Malala Yousafzai knew the power one child, one teacher, one pen and one book could have on the world. Because of this revolutionary knowledge, Taliban gunmen shot her in the head on Oct. 9, 2012. Her crime was speaking up for the right of girls to get an education. She has a diary that describes the life she lived under Taliban law – rampant cases of gender inequity and restricted access to education. It’s this documentation of her words and dialogue that threatened the Taliban, which proves that the pen is mightier than the sword.
At 16 years old, Malala is one of the youngest activists to grace the presence of the United Nations Headquarters in New York City. The date of her appearance, July 12 (rightfully dubbed “Malala Day”), also held personal significance for Malala – it was the day of her sixteenth birthday. Though the United Nations wasn’t decorated with balloons, party streamers, gifts or a cake, 500 youth delegates from 85 different countries stood with Malala to advocate for compulsory universal education.
With passion in her voice and a solemn look in her eyes, Malala had everyone’s attention. Her pink shalwar kameez was a bright contrast against the dark toned clothing in the room. Senior Political Science student Munaza Javed, an intern with the Mission of Pakistan, had the chance to hear Malala speak. She said, “Malala rose from her tragedy. She doesn’t want to be the face of anything. She embodies the millions of girls who fight for their education. It was inspiring to be in her presence and hear her speak from the heart.”
United Nations statistics tell us that 57 million children are denied their right to education. These boys and girls work to help their families, trading their innocence for overtime labor, harsh workplace conditions and abusive treatment.
Some are lucky to receive partial education. In North America, education is presented as a rite of passage. We go from preschool to elementary school, then middle school to high school. Come adulthood, we’re off to university to fulfill our last years of academic responsibility. We cannot ignore the fact that not everyone goes through that academic rite of passage, but the majority of people who go through it view it as a task that needs to be completed. With that mindset, education takes on the feeling of a “chore” instead of a feeling of “empowerment.” Both feelings call for dedication and responsibility, but the latter seeks to inspire others, foster community support, and to exceed expectations in fulfilling potential.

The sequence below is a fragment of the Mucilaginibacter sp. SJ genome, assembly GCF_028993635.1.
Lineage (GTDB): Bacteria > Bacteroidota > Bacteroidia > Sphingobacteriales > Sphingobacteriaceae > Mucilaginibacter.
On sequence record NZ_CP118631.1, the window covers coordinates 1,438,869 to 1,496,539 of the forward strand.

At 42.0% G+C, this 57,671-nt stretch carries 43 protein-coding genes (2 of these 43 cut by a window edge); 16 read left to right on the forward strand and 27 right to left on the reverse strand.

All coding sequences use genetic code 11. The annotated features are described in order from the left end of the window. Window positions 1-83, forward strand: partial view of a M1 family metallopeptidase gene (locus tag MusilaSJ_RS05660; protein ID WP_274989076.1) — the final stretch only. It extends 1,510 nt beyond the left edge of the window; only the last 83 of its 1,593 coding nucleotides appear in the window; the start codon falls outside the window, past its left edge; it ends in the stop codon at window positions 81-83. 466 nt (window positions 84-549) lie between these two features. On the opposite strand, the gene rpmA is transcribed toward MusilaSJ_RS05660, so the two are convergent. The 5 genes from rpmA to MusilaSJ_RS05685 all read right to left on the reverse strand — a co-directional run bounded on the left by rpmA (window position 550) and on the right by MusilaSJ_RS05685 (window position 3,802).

The significance of Malala Day is more than just a day to honor one of the bravest females. For Malala, it is a day to honor “every woman, boy, and girl who has raised their voice for their rights.” It is a day to recognize that education is not a privilege, but a basic human right to be enforced by governments, societies, families, and individuals. It’s a promise to the boys and girls of the world that they are granted access to education and to put education first. It’s a promise to help these boys and girls gain confidence in their abilities, and to allow them to speak for themselves. Because these children are our future leaders, they need to believe in themselves. They need courage. They need hope. And if they are given the chance to develop their skills and talents, they can transform the world.
Education is a lifetime investment that requires everyone’s teamwork. As Malala eloquently proclaimed, “We call upon all governments to ensure free, compulsory education all over the world for every child. … to fight against terrorism and violence. To protect children from brutality and harm. We call upon the developed nations to support the expansion of education opportunities for girls in the developing world.” With that proclamation, we are held accountable to help in this battle of education for all. We can start with ourselves, by taking our studies seriously and acting as leaders in our family, friend circles, and community. We can take an active role in ensuring that young children are getting the education they deserve. It’s as simple as coming in once or twice a week to read to or tutor a kid, or to being a mentor and guiding someone to follow their passion(s). You can tell that kid Malala’s story. You may be helping just one kid; but to that kid, you are opening the door to a brighter future.
It’s important to remember that Malala is just one of the millions of children who shared her story with the world. If one girl can start a youth revolution at the United Nations Headquarters, imagine what 57 million educated children could do.